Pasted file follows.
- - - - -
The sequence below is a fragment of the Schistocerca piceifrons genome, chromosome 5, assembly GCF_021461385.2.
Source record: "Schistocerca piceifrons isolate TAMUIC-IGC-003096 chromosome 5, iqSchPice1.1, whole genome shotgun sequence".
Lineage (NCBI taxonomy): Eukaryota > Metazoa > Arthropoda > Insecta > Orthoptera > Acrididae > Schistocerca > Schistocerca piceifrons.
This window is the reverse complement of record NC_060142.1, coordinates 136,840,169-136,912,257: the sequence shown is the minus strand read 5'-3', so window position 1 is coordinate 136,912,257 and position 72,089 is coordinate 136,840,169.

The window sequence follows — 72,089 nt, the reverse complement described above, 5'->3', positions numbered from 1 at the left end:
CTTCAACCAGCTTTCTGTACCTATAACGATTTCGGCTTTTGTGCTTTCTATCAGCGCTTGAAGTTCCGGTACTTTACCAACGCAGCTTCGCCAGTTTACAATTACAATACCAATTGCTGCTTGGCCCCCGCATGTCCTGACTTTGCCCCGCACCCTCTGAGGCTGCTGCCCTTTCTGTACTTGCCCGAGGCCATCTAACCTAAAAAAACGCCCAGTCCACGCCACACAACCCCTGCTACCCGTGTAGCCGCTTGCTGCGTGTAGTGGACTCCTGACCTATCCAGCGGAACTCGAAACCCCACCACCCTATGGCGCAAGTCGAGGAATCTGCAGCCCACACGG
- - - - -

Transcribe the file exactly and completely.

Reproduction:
The sequence below is a fragment of the Schistocerca piceifrons genome, chromosome 5, assembly GCF_021461385.2.
Source record: "Schistocerca piceifrons isolate TAMUIC-IGC-003096 chromosome 5, iqSchPice1.1, whole genome shotgun sequence".
Lineage (NCBI taxonomy): Eukaryota > Metazoa > Arthropoda > Insecta > Orthoptera > Acrididae > Schistocerca > Schistocerca piceifrons.
This window is the reverse complement of record NC_060142.1, coordinates 136,840,169-136,912,257: the sequence shown is the minus strand read 5'-3', so window position 1 is coordinate 136,912,257 and position 72,089 is coordinate 136,840,169.

The window sequence follows — 72,089 nt, the reverse complement described above, 5'->3', positions numbered from 1 at the left end:
CTTCAACCAGCTTTCTGTACCTATAACGATTTCGGCTTTTGTGCTTTCTATCAGCGCTTGAAGTTCCGGTACTTTACCAACGCAGCTTCGCCAGTTTACAATTACAATACCAATTGCTGCTTGGCCCCCGCATGTCCTGACTTTGCCCCGCACCCTCTGAGGCTGCTGCCCTTTCTGTACTTGCCCGAGGCCATCTAACCTAAAAAAACGCCCAGTCCACGCCACACAACCCCTGCTACCCGTGTAGCCGCTTGCTGCGTGTAGTGGACTCCTGACCTATCCAGCGGAACTCGAAACCCCACCACCCTATGGCGCAAGTCGAGGAATCTGCAGCCCACACGG